I can no longer remember all five people on the list (I know Adolf Hitler, Genghis Kahn and Dracula were on it – possibly also Richard Nixon!) – but I do know that if the Book of Lists authors  had decided to compile a list of the 5 most hated vegetables in the western world, it is almost certain that Brussels sprouts would have topped that list.  In repeated surveys over the years, it has topped polls of most loathed vegetables in the UK and USA, having knocked spinach off the top spot after Popeye somewhat rehabilitated its image in the 1930s.  Evidently, the only thing that has a slight edge over Brussels sprouts in kids’ surveys is aubergine.  Fact.

I guess I am lucky – my mom never made Brussels sprouts for us as kids (possible because my father was an ardent  vegetable-dodger his entire life!) so I never developed a childhood dislike for them.  When she did start serving them, I was already a teenager and the microwave had been invented (!), so I never had to contend with sulphur-smelling waterlogged soggy sprouts.  To me, they have always been like delicious little mustardy mini-cabbages – which is in effect what they are – and I am endlessly on the lookout for new ways to serve them and convince the sprout haters.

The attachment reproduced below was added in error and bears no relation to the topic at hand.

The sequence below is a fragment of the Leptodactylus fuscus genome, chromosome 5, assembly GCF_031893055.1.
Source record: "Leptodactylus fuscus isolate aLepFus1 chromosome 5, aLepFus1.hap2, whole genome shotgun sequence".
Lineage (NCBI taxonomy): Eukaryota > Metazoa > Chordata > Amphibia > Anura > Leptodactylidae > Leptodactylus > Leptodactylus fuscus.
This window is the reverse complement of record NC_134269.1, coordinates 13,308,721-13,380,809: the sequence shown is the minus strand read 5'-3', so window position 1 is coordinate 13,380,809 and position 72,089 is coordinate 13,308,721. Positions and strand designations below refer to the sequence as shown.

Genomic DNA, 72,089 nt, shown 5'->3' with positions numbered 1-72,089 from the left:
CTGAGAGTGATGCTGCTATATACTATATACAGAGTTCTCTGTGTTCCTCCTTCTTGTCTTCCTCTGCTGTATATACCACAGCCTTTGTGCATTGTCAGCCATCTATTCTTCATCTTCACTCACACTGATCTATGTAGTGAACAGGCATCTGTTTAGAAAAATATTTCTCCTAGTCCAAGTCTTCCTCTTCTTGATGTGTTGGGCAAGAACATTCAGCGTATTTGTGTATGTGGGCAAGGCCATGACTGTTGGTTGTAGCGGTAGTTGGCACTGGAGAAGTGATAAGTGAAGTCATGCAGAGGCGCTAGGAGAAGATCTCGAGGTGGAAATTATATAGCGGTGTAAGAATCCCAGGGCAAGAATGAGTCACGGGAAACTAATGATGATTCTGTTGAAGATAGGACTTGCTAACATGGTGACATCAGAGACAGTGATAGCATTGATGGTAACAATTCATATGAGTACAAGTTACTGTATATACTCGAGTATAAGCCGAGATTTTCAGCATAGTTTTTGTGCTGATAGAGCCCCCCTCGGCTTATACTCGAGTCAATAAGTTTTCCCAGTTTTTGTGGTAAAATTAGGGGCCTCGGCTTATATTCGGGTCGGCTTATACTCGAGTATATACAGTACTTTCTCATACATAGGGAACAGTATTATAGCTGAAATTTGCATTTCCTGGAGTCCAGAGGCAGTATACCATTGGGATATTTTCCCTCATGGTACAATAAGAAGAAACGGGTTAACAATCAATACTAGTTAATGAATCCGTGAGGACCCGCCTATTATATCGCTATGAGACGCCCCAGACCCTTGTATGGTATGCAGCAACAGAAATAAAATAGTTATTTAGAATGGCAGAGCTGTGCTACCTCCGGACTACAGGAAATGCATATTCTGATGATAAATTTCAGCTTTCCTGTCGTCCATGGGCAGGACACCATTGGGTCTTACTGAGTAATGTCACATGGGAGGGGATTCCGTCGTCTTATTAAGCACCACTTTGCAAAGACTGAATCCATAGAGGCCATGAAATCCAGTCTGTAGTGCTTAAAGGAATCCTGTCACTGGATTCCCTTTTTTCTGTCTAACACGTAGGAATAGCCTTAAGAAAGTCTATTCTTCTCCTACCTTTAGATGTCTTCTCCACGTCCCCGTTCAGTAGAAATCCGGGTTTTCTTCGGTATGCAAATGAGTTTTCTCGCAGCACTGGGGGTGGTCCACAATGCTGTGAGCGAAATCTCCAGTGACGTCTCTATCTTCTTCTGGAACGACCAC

Nduja © J Horak-Druiff 2013

 

Last week a survey of things in my fridge that needed using up included a bag of sprouts and some Unearthed nduja, a soft, spicy, spreadable Italian sausage considered one of the most famous typical foods from the southern region of Calabrian. It is typically made with ground pork including the shoulder, belly and jowl as well as tripe, kneaded together with salt and Calabrian chili pepper, stuffed into natural animal casings.  The sausage is then slightly smoked and allowed to rest and season for a number of months.  Unlike salami, nduja is made to a very soft, spreadable consistency, and the hot, smoky chilli flavour makes it unlike any other Italian cured sausage you may have tasted – closer to a soft chorizo than a salami. I figured bacon goes well with sprouts and inspired by this recipe, I thought nduja might too – it’s just piggy goodness in a different form. The combination of slightly crunchy sprouts, melted nduja and the heady spice of the chillies made for a fantastic dish, lifted by the zingy addition of some chopped preserved lemons.  Definitely something for the list of CookSister’s Top Five Brussels Sprout Recipes!